TEXTING THE UNDERWORLD comes out August 15! It's been getting great reviews (a Kirkus star!) but I'm a nervous wreck anyway. The launch party is August 1 (Blue Hill Public Library, 7 p.m.) and I start a three-week blog tour August 5 at The Children's Book Review. (I'll post the complete tour schedule next week.)
The arrival of a banshee, as Conor soon learns, means only one thing: Someone in his family is going to die. Not only will Ashling not tell him who it is, it turns out that she’s so fascinated by the world above that she insists on going to middle school with him.
The more Ashling gets involved in his life, the harder it becomes to keep her identity a secret from his friends and teachers—and the more Conor worries about his family. If he wants to keep them safe, he’s going to have to do the scariest thing he’s ever done: Pay a visit to the underworld.
If only there were an app for that.
|The banshee from Walt Disney's "Darby O'Gill and the Little People."|
I hasten to say that my banshee is a red-headed girl. Most of the time.
I was leafing through Abbey Lubbers, Banshees & Boggarts, an illustrated encyclopedia of folklore collected by the late Katharine Briggs. I came upon a full-page illustration of a banshee, and she wasn’t what I expected. (My banshee experience started and ended with "Darby O’Gill and the Little People," a Walt Disney film that scared the pants off me when I was a kid.) According to Briggs, banshees weren’t always evil old hags—sometimes they were the spirits of young girls who died too soon. Ashling the banshee popped into my head right then and there, and I had the plot mapped out in three hours.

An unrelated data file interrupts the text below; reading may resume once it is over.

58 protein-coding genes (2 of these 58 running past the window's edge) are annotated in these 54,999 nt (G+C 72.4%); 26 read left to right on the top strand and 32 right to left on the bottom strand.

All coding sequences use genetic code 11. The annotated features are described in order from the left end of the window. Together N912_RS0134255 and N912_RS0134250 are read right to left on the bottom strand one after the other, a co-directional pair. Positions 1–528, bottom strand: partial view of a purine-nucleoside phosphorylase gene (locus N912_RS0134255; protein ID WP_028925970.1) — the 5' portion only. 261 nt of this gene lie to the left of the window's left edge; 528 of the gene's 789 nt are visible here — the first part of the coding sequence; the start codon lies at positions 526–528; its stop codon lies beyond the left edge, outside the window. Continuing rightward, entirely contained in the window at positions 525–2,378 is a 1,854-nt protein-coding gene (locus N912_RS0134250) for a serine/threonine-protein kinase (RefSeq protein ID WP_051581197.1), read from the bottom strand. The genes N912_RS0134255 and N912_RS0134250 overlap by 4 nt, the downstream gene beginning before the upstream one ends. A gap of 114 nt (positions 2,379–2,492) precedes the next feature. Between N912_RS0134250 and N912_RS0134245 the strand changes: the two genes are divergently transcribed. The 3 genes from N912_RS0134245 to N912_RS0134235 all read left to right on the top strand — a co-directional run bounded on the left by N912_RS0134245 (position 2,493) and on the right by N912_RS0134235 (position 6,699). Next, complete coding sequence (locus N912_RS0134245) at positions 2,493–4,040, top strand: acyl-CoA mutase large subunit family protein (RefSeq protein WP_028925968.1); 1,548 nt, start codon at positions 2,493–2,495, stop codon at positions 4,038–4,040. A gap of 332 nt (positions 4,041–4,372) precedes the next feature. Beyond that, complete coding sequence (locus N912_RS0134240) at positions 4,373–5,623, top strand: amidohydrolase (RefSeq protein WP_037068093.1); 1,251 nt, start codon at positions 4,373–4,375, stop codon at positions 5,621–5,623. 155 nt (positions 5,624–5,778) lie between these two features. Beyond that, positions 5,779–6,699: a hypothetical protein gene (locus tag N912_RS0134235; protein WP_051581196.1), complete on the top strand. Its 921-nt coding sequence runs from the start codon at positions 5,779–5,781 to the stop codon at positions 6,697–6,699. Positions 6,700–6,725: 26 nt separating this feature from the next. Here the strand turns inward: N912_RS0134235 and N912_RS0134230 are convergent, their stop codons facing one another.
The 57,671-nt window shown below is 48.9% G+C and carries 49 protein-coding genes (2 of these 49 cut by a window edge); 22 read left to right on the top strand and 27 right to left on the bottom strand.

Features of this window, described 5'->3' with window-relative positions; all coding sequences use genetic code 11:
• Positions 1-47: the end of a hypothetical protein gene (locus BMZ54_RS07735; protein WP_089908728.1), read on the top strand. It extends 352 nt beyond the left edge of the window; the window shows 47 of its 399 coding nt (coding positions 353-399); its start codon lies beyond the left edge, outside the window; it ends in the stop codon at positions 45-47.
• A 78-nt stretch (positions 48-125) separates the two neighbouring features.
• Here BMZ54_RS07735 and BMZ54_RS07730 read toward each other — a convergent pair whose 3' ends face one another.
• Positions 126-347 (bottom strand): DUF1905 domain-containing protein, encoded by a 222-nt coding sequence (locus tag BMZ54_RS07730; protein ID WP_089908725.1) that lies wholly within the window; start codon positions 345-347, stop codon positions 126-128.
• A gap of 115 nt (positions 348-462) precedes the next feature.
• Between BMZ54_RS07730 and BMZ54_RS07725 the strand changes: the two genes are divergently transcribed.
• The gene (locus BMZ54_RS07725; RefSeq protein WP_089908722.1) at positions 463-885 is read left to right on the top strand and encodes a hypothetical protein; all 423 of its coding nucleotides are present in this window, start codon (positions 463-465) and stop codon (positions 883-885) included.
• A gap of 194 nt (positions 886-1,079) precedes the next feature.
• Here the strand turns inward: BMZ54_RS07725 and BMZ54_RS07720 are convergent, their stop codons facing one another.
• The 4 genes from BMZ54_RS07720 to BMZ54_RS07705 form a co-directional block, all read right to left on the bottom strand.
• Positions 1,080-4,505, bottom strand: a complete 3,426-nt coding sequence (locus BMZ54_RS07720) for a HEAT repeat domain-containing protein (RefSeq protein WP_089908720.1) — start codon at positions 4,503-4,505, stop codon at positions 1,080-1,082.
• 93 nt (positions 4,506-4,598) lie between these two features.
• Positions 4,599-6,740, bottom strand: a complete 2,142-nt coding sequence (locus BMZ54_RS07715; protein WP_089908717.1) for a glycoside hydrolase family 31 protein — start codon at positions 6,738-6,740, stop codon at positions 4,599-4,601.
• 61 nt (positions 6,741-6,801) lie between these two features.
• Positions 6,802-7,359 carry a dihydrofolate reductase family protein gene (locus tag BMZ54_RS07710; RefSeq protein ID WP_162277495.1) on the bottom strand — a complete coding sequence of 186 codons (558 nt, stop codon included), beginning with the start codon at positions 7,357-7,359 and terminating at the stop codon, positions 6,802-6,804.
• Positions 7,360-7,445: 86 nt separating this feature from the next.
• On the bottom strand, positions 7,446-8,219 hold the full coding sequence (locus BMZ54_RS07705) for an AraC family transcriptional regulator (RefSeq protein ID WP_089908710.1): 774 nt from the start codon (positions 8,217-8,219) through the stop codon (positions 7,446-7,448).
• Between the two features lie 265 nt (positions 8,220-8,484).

It’s middle-grade fantasy. Depending on who you talk to, “middle grade” ranges from age eight to age fourteen. You can decide for yourself whether banshees and a trip to the underworld constitute "fantasy."
CJ Adams (“The Odd Life of Timothy Green”) would be a great Conor, and Elle Fanning would be lovely as Ashling. (She’d have to dye her hair red.) "Modern Family" star Rico Rodriguez is the perfed Javier. The other major character is Grump, Conor’s grandfather, a banshee expert who’s kind of a loveable curmudgeon. Gotta be Clint Eastwood.
Dial Books for Young Readers, a Penguin imprint.
Let’s see. I started it in the summer of 2010, and got going on it seriously in the fall. I had a first draft to my editor in June 2011, and we finished revisions a little less than a year later. There were a lot of empty months in there while my editor was considering my various proposals and I was working on other things.
On the surface it was just the idea of a young banshee. But also various family members and friends had died over the previous decade, and I had some thoughts about death that made this book even more interesting to me.
There’s a mysterious connection between Conor and Ashling that becomes clear only when they finally visit the afterlife.
While she’s visiting Conor, Ashling’s chief source of information about the world is an old Trivial Pursuit game.
It turns out the Underworld does get a cell phone signal. Also internet.
And now (*drum roll*), I join Lisa in tagging Lena Goldfinch, author of SONGSTONE, AIRE, and THE LANGUAGE OF SOULS.